Let’s be honest. In terms of pure bang for the buck, it’s hard to beat your basic inflatable doughnut or disc. Updated versions of the inner tubes of old, they’re relatively inexpensive, fit a wide variety of rider sizes and weights, and can slingshot and skim across the water all day long. In short, they’re a blast.
That’s not to say they can’t get boring. After a while, all those solo rides can get lonely. The more riders, the merrier. And that shape? Who wants a simple doughnut when you can have something that’s wild and crazy, brings your friends along for the ride, and is sure to turn almost every head at the sandbar. That’s the kind of inflatables we rounded up for this year’s tubing extravaganza: slingshot speedsters, whirling dervishes, and even a pair of tubes shaped like a Mexican sombrero and Top Gun fighter jet.
It’s a brave new world out on the water. Join the party.
WOW Cyclone Spinner, $699.99
The minute they noted the word “spinner” in this tube’s name, riders knew they were in for an interesting experience. That’s because in addition to the normal slipping and sliding across the wakes that define any favorite inflatable, the Cyclone Spinner can actually spin. Yup, round and round—like a record, baby. A tow point on the bottom and at the center of the inflatable’s 88-inch diameter makes this possible. It rotates on stainless-steel ball bearings, clockwise or counterclockwise, depending on the Cyclone’s motion.
WOW has wisely chosen to offer riders some support to ensure they aren’t quickly flung once things get spintastic. A central cockpit with two cutout seating areas and high, supportive sidewalls provide security. There’s also plenty of room to stand. Padded grab handles with EVA knuckle guards are located topside to maintain a firm grip. Additional nylon web handles are placed to ease reboarding should riders get tossed. And get tossed they might. A lowered “hover” bottom below the cockpit area allows the Cyclone Spinner to ride on a smaller wetted surface when underway, as well as actually tilt from G-forces or riders’ weight placement.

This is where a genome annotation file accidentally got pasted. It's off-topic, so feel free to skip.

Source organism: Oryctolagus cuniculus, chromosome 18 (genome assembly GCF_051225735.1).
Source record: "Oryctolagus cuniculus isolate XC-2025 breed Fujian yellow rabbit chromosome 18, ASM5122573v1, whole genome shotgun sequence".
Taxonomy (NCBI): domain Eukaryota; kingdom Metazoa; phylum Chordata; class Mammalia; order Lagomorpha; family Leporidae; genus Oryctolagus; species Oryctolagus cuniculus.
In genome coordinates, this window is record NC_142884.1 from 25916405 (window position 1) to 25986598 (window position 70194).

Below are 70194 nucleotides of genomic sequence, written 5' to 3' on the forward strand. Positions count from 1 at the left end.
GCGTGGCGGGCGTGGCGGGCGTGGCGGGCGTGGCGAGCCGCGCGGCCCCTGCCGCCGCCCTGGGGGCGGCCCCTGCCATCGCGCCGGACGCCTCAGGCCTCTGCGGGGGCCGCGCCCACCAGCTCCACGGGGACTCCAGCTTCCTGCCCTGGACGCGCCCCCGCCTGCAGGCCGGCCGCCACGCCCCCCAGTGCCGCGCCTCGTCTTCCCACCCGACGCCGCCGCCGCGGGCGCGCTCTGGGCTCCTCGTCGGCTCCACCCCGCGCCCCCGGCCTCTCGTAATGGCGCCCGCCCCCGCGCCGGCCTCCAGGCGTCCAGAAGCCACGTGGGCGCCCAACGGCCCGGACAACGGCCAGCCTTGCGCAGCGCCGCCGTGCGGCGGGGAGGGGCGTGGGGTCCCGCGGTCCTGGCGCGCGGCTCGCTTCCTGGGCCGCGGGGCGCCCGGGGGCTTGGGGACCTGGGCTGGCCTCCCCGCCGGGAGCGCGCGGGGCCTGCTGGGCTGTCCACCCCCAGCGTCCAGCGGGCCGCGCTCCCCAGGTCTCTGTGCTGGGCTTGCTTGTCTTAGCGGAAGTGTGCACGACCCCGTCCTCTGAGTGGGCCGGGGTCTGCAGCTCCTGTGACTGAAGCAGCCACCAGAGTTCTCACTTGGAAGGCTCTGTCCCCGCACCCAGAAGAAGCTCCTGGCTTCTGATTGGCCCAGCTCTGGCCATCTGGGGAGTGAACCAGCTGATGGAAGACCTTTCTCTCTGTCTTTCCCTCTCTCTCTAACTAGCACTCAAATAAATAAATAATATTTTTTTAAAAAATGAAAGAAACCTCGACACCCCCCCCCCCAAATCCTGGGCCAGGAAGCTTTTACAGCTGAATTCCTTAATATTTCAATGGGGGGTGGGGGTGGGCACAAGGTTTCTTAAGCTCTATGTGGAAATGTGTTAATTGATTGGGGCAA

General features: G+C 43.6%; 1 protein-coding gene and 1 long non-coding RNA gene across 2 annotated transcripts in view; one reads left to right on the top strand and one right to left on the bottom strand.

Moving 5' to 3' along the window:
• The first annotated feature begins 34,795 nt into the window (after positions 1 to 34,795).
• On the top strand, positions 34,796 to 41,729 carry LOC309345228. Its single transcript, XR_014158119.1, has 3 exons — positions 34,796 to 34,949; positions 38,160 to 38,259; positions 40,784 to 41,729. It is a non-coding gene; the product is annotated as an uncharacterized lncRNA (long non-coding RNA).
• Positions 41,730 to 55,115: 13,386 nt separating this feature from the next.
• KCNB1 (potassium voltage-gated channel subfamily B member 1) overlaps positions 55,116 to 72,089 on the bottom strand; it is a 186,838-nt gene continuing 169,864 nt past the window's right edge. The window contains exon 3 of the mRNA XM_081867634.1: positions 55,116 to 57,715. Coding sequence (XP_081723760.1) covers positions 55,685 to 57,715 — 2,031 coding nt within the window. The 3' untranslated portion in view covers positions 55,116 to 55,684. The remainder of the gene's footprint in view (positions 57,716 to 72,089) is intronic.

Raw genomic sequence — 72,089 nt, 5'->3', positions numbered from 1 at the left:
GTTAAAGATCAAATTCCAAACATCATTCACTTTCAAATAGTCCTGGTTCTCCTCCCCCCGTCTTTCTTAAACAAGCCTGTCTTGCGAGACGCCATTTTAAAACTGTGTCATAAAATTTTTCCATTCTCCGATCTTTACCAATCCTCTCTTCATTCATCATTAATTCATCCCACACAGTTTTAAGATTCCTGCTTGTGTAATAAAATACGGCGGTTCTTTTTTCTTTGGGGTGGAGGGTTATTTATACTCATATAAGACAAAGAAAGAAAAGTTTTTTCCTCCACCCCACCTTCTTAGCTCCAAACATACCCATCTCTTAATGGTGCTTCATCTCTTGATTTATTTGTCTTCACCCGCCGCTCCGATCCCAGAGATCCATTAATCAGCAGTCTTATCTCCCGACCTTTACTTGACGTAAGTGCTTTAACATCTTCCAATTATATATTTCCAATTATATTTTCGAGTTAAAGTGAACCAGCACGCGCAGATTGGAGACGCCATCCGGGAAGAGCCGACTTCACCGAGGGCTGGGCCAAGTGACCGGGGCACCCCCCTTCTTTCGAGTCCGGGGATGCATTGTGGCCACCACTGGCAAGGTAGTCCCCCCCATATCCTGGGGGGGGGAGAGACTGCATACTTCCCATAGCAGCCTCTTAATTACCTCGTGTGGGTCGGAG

Unlike a previous-generation spinning towable we tested years back, the Cyclone Spinner doesn’t rotate at warp speed. In a straight line, it can begin to gently spin once its riders’ weight is evenly balanced. Send the tube drifting outside the wake and spins get quicker, and not always in the same direction. As one test rider noted, the unpredictability of when the Cyclone would spin and in what direction was part of the fun. Just be careful with aggressive whips; the bottom shape and centered tow point can pull the tube up on end and eject passengers when speed increases. Should someone in your crew not care to get dizzy, a static tow point is also included.
Airhead Jet Fighter, $415.99
Though it sports a camouflage exterior, you can’t miss the Jet Fighter as it screams past on the water. With a sleek fuselage, vertical tail fin, and aggressive, swept-back wings, it looks every bit its namesake. Heck, the graphics even add details like rivets, wingtip missiles, some tongue-in-cheek identification numbers, and a fiery-red jet blast coming out the back. Yo Maverick, I feel the need for speed.